Obviously the first point here is that there’s a possibility that the data we have now is wrong. I don’t have much confidence in this, or at least I think it’s a very slim chance, but it is a non-zero probability. That said, I wouldn’t hold my breath on this being the case.
I think the much more likely end is that this early data will be reflective of the camera’s final performance. In which case the situation is really disappointing.
One of the internet theories for this poor performance is that Canon is protecting sales of their 5D mark IV.
To be honest, at least on its face, this does make a little sense. At least I can see the reasoning.
As I said in my first post on the matter, the 6D costs 60% of what a 5D mark IV does, and appeared to deliver more than 60% of the capabilities. If the 6D mark II’s dynamic range is dramatically less than the 5D mark IV, that makes a significant performance incentive for buying the 5D mark IV.
That said, Canon isn’t the only company in the world making full frame interchangeable lens digital cameras. This point is obvious to all of us photographers, and I find it impossible to believe that Canon doesn’t recognize the point too. Nikon is still in business, and certainly have always been Canon’s biggest rival. Never mind Sony appears to be doing everything they can to make major inroads into the camera market. When push comes to shove, both the A7 series and D600 series are expected to be updated this year.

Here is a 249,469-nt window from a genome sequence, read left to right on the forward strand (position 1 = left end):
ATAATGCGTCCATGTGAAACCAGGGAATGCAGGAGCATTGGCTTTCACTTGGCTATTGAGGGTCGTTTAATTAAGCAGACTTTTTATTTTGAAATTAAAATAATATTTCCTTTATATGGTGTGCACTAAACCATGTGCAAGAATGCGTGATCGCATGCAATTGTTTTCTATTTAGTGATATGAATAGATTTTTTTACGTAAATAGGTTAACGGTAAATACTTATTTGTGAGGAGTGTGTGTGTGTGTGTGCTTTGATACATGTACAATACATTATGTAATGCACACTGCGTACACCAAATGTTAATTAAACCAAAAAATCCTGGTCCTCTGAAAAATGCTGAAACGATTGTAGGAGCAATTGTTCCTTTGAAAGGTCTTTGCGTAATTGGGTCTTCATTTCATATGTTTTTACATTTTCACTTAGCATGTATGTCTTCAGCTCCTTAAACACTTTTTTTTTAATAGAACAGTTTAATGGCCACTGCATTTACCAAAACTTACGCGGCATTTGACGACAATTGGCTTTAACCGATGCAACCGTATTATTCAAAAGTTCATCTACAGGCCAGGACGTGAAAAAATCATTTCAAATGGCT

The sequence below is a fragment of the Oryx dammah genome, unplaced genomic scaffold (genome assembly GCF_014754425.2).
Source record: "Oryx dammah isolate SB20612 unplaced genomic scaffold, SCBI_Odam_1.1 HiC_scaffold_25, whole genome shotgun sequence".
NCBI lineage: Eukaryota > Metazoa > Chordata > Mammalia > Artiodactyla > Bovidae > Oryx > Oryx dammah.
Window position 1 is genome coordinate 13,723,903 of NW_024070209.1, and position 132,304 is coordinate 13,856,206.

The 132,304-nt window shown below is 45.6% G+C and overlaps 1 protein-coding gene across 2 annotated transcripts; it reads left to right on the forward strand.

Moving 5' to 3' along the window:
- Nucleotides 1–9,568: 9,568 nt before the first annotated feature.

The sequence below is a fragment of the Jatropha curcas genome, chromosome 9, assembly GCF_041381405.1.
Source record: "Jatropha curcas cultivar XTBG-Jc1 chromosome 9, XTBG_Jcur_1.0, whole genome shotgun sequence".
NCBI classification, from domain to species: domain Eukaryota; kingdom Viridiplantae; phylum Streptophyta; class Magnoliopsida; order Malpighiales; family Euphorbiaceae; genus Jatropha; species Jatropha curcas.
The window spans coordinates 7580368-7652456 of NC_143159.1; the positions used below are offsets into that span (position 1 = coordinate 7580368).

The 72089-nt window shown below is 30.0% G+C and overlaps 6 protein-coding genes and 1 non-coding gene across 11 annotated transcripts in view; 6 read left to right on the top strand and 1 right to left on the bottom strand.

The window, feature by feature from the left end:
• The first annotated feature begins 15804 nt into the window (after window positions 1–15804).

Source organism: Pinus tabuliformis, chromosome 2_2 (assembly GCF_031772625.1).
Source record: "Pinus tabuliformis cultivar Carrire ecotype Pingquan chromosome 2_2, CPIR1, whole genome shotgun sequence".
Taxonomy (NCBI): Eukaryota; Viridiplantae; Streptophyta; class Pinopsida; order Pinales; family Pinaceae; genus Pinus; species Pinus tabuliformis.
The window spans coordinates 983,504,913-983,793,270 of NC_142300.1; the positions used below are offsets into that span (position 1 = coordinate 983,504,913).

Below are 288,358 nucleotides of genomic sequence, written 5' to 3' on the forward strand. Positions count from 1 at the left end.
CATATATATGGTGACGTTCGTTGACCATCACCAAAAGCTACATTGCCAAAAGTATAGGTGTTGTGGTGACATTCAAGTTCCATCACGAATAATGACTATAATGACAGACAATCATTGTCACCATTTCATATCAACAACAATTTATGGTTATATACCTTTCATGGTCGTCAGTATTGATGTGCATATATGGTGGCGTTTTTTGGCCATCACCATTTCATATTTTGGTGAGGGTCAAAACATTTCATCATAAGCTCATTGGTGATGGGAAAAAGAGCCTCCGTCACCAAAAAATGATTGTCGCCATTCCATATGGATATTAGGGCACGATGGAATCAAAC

Even if they weren’t, it’s seems reasonable based on past behavior to expect the next 6D upgrade to come along in the early 2020s (maybe 2022), which means the 6D mark II needs to have at least some legs. Admittedly the rate of change in sensor performance has certainly diminished, a camera released now isn’t showing a massive improvement in performance over camera from 3-4 years ago (excepting Canon’s cameras due to the sensor architecture change). In 3-4 years, I can’t say I expect to see major improvements over a camera from now.
That said, based on the preliminary numbers the 6D mark II is starting with a major disadvantage as it stands. In a couple of years, that’s only going to put it further behind. And that just doesn’t seem like a good strategy to me.
Now I do feel compelled to point out that dynamic range and objective image quality testing is not, or at least should not be, the definitive factor when it comes to choosing a camera. Nor will a stop or two less dynamic range compared to a 5D mark IV, D810, or A7R II, render your images worthless. A lot of times, it’s necessary to step back and remember that a lot of the longest lasting and emotionally resonant images were shot on mediocre quality film that resolved less than a modern DSLR does with poorer quality lenses than even the cheapest kit lenses we have now.
I make this point not so much to excuse Canon for what appears to be happening here, but to remind us that the photographer and the subject matter is far more important than the camera.